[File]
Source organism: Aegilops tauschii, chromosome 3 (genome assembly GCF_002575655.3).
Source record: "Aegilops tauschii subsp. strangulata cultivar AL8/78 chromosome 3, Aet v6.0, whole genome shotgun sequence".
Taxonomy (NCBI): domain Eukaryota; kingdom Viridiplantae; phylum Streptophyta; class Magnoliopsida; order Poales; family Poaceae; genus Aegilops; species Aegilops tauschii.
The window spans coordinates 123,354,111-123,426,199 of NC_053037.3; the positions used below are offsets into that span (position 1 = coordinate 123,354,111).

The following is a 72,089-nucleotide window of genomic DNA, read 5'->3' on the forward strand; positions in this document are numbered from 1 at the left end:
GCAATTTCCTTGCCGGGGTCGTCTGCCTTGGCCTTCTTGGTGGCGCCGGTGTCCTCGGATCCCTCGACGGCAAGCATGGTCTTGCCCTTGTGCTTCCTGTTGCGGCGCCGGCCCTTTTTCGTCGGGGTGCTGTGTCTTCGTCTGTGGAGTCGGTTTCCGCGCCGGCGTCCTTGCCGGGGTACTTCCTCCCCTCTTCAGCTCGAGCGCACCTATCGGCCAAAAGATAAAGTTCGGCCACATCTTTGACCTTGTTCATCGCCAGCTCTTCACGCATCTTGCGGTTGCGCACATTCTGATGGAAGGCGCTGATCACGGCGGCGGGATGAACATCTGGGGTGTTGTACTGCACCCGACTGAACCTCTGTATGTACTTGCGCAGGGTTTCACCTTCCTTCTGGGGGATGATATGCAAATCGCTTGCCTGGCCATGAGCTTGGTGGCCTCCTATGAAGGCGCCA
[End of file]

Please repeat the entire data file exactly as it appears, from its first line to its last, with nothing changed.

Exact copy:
Source organism: Aegilops tauschii, chromosome 3 (genome assembly GCF_002575655.3).
Source record: "Aegilops tauschii subsp. strangulata cultivar AL8/78 chromosome 3, Aet v6.0, whole genome shotgun sequence".
Taxonomy (NCBI): domain Eukaryota; kingdom Viridiplantae; phylum Streptophyta; class Magnoliopsida; order Poales; family Poaceae; genus Aegilops; species Aegilops tauschii.
The window spans coordinates 123,354,111-123,426,199 of NC_053037.3; the positions used below are offsets into that span (position 1 = coordinate 123,354,111).

The following is a 72,089-nucleotide window of genomic DNA, read 5'->3' on the forward strand; positions in this document are numbered from 1 at the left end:
GCAATTTCCTTGCCGGGGTCGTCTGCCTTGGCCTTCTTGGTGGCGCCGGTGTCCTCGGATCCCTCGACGGCAAGCATGGTCTTGCCCTTGTGCTTCCTGTTGCGGCGCCGGCCCTTTTTCGTCGGGGTGCTGTGTCTTCGTCTGTGGAGTCGGTTTCCGCGCCGGCGTCCTTGCCGGGGTACTTCCTCCCCTCTTCAGCTCGAGCGCACCTATCGGCCAAAAGATAAAGTTCGGCCACATCTTTGACCTTGTTCATCGCCAGCTCTTCACGCATCTTGCGGTTGCGCACATTCTGATGGAAGGCGCTGATCACGGCGGCGGGATGAACATCTGGGGTGTTGTACTGCACCCGACTGAACCTCTGTATGTACTTGCGCAGGGTTTCACCTTCCTTCTGGGGGATGATATGCAAATCGCTTGCCTGGCCATGAGCTTGGTGGCCTCCTATGAAGGCGCCA